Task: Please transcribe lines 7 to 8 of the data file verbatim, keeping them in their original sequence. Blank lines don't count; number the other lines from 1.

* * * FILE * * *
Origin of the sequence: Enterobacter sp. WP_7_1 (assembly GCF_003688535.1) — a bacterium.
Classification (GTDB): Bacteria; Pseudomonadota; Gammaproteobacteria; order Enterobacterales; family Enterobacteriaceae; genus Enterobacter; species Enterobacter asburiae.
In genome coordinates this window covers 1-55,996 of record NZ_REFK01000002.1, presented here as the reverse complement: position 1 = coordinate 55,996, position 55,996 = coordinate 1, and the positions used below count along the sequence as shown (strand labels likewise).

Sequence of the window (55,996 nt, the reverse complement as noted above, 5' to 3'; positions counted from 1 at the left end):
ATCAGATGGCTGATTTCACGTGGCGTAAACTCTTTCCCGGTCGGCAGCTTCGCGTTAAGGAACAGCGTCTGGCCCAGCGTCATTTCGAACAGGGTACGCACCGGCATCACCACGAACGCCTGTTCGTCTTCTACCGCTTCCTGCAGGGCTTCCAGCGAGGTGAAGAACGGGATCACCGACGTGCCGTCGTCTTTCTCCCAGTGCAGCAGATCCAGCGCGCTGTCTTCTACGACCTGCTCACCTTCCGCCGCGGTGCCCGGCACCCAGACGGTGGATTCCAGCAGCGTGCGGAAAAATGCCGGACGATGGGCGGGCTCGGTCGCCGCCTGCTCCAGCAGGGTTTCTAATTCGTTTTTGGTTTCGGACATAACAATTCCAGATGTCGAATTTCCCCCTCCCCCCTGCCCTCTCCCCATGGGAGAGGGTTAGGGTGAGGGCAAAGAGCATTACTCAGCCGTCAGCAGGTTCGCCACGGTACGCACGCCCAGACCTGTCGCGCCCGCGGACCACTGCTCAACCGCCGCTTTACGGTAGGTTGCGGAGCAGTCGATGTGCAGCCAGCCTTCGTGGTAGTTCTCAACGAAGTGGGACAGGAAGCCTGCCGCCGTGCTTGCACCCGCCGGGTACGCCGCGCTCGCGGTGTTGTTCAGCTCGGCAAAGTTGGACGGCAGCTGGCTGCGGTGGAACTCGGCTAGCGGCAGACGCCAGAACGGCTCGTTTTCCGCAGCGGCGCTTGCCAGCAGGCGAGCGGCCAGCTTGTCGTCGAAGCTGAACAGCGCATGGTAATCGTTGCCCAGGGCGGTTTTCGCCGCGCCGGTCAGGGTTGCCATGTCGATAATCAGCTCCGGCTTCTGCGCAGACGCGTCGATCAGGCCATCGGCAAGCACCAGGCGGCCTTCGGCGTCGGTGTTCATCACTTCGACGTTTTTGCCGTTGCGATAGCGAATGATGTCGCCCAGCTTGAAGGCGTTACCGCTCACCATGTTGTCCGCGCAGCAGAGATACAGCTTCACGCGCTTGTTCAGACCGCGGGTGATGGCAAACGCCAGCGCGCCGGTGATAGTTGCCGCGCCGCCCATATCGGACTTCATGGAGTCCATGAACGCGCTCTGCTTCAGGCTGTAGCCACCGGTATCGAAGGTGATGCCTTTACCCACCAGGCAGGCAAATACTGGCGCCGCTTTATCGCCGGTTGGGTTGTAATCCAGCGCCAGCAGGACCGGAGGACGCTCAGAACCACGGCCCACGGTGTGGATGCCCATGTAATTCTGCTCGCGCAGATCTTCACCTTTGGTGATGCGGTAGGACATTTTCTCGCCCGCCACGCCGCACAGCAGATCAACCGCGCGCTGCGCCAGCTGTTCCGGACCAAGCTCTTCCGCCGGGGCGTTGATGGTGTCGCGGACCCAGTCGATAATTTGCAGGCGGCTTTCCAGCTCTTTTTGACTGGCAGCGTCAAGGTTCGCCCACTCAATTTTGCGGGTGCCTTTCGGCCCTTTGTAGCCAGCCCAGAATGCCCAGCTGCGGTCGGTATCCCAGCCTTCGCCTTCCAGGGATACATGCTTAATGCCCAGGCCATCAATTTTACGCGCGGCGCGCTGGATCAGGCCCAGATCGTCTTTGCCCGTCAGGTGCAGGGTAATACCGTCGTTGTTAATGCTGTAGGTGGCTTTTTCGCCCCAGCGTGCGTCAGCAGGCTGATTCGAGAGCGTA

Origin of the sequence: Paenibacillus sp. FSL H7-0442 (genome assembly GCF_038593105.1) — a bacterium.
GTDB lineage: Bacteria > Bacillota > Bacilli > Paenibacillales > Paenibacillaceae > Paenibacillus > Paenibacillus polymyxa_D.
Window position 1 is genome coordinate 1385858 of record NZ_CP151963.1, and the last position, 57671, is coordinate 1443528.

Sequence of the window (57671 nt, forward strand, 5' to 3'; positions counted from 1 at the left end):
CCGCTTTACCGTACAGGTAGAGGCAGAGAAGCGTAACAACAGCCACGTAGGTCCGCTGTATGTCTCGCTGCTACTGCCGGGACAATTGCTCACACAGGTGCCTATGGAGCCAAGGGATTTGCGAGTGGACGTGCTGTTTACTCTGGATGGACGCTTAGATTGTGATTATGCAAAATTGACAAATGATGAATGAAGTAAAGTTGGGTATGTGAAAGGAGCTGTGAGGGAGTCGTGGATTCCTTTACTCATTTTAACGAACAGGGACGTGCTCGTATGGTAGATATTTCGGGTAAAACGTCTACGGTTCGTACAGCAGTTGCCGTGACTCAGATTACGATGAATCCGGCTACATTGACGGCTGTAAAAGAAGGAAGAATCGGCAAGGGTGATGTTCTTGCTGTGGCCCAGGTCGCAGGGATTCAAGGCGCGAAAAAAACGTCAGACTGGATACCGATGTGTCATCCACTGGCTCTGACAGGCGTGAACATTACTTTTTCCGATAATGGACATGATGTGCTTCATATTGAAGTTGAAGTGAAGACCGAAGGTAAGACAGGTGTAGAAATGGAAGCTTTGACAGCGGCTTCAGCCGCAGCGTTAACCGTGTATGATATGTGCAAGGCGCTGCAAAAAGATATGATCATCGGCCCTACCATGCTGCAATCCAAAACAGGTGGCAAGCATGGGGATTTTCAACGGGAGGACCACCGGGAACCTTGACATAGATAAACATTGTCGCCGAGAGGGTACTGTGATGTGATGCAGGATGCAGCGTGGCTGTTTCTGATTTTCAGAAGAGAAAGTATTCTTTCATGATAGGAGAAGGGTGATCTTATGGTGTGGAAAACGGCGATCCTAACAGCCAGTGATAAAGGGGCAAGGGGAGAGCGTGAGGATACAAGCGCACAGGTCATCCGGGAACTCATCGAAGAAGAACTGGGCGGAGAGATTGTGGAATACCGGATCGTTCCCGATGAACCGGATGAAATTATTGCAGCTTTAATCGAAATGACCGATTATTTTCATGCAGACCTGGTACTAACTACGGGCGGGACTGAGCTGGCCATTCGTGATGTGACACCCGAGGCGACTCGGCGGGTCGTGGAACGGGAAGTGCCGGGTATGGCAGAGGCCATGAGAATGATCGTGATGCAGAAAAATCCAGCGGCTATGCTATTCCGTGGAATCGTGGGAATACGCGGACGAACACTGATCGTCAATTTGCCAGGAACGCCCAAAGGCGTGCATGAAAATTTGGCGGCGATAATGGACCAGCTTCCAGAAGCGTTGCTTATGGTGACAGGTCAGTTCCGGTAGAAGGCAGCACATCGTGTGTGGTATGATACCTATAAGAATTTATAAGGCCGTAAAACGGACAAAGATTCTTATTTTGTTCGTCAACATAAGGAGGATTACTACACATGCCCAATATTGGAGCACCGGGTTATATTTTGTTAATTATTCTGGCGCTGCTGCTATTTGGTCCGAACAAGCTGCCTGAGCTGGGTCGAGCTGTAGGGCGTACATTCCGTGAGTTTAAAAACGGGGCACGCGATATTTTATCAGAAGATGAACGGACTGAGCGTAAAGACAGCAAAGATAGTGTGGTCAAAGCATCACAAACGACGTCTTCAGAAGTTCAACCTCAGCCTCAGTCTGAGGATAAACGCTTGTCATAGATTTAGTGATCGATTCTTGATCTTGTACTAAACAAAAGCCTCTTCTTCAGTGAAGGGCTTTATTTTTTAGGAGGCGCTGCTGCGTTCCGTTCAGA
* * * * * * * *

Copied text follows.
GTDB lineage: Bacteria > Bacillota > Bacilli > Paenibacillales > Paenibacillaceae > Paenibacillus > Paenibacillus polymyxa_D.
Window position 1 is genome coordinate 1385858 of record NZ_CP151963.1, and the last position, 57671, is coordinate 1443528.